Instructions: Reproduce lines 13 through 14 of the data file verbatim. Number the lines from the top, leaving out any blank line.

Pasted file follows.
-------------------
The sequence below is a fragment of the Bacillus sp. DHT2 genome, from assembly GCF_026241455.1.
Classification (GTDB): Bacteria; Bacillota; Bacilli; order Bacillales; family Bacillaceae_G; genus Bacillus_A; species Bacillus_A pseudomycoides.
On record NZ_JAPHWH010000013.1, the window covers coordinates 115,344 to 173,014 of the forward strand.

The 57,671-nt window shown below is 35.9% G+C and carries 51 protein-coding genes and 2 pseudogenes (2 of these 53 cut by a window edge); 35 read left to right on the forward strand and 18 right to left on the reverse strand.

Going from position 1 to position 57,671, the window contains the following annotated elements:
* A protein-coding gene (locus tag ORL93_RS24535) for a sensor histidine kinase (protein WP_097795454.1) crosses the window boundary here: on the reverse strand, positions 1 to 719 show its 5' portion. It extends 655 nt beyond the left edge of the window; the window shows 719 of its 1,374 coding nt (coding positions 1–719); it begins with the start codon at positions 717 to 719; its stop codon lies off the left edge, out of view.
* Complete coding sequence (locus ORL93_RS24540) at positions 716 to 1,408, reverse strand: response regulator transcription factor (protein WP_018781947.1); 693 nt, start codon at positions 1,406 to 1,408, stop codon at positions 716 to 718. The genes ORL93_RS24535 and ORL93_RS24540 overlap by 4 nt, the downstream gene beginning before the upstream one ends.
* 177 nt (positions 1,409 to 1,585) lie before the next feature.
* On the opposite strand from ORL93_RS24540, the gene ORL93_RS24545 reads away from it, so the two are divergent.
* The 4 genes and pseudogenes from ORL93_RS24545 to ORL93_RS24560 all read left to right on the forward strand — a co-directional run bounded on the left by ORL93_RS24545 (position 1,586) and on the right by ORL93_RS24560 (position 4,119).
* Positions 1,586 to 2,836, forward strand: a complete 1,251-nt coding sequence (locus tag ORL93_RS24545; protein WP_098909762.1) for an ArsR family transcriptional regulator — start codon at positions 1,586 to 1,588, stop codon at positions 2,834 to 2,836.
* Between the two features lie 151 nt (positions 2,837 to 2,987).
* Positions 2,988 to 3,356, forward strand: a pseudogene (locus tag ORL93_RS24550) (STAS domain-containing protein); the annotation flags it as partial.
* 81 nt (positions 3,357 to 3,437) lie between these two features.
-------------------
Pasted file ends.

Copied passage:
* Positions 2,988 to 3,356, forward strand: a pseudogene (locus tag ORL93_RS24550) (STAS domain-containing protein); the annotation flags it as partial.
* 81 nt (positions 3,357 to 3,437) lie between these two features.